After Taliban's downfall in Afghanistan in 2001, they quickly regrouped and took advantage of mistakes and inaction of American and NATO forces for eradicating the root causes leading to the emergence of the Taliban. As a consequence, there are now worrying signs of Taliban's resurrection in Pakistan. The two Taliban in Afghanistan and Pakistan are busily spreading their influence while aiming to take control of the governments in Afghanistan and Pakistan.

The 2001 easily won war against the Taliban in Afghanistan created a sense of victory so robust that the Bush administration immediately shifted its attention to a second war in Iraq. In that perception, the Taliban were so decimated that they could no longer pose a threat. In the NATO countries also the assumption was that the environment in Afghanistan after the defeat of the Taliban would be benign.

Although at that time, the Western support for Afghanistan were resolute in pronouncements, but there was less real commitment for solving Afghanistan’s myriad problems. Lack of appropriate actions needed for taking care of a war ridden Afghanistan became part of a pattern that in the American military jargon is called “the good war” going off the course. As American focus faltered, the Taliban found refuge in Pakistan and regrouped their fighters slipped back over the border, driving up attacks and bombings forcing the NATO and American troops into battles to retake the areas they had lost in southern Afghanistan. Taliban's tactics worked well amid differences that developed between the U.S. and some of its allies over American campaign in Iraq and disarray in the NATO about force deployments and overall the strategy of military engagement in Afghanistan; as NATO experienced its first out-of-the region expedition.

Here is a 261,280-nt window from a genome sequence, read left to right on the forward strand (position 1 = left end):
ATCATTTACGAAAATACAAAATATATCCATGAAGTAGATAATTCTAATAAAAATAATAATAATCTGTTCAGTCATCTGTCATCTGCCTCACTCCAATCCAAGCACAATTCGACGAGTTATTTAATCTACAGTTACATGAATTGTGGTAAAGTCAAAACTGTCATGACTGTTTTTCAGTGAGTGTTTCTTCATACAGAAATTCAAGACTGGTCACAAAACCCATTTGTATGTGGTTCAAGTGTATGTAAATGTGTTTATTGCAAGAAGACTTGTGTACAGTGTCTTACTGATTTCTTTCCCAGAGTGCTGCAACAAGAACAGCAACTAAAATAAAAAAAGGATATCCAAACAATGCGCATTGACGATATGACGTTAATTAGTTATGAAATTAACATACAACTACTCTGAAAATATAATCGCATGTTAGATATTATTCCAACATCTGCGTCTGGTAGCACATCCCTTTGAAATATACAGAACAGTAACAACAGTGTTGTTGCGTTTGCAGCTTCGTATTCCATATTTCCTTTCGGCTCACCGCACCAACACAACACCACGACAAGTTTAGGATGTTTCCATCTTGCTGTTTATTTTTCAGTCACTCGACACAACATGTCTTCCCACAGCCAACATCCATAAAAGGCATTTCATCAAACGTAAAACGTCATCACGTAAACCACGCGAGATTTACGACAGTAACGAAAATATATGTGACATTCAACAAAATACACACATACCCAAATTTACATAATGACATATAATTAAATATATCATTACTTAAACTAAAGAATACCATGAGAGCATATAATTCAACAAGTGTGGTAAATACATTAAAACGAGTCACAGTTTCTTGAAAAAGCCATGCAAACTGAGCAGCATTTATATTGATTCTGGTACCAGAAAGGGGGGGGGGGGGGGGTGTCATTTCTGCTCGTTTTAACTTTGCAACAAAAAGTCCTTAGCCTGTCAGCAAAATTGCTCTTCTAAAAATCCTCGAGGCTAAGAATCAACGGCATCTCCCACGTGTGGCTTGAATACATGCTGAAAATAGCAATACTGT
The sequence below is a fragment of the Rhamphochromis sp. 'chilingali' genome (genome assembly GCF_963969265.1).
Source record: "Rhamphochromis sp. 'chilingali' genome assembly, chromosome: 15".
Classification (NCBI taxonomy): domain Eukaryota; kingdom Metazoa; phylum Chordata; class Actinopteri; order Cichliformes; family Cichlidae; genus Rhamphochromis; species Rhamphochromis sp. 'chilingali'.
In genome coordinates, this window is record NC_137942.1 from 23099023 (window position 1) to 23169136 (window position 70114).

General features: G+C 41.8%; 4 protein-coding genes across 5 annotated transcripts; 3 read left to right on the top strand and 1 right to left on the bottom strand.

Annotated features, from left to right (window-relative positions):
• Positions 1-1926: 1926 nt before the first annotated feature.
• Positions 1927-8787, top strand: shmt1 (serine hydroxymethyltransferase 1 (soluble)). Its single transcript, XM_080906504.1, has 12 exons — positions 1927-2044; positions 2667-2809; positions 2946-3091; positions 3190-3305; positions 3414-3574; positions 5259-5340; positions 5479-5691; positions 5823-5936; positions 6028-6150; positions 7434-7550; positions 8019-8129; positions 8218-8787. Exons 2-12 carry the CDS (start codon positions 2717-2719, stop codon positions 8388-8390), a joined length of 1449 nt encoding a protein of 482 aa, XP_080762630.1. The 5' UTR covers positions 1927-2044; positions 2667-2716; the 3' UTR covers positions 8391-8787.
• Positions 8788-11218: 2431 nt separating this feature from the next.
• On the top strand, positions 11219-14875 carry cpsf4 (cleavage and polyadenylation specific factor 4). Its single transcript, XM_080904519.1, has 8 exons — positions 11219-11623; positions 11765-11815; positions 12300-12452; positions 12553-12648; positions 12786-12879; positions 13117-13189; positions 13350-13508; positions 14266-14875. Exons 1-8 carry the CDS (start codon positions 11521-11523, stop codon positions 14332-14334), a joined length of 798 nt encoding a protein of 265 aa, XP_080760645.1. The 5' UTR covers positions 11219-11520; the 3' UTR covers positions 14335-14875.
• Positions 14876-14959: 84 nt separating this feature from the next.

As early as February 2003, NATO's Secretary General Lord Robertson expressed his discontent about the performance of the NATO, warning that if peace was not built in Afghanistan, NATO members would all suffer the spillover consequences, in instability, terrorism, drugs and refugees. He sounded the alarm that "continuing reliance on ad hoc solutions to deep and enduring problems there gives neither the Afghans and their neighbors, nor the remnants of the Taliban and Al Qaida the sense that we are there for the long haul." Not only his advice was not heeded, but more importantly was Bush's policy toward Iran, through his infamous "axis of evil" rhetoric that alienated Iran and deprived the West from a much needed assistance that they enjoyed in the course of removing the Taliban from the power. The Bush administration instead opted to rely on some murky military intelligence elements in Pakistan who had a hand in the creation of the Taliban in the first place.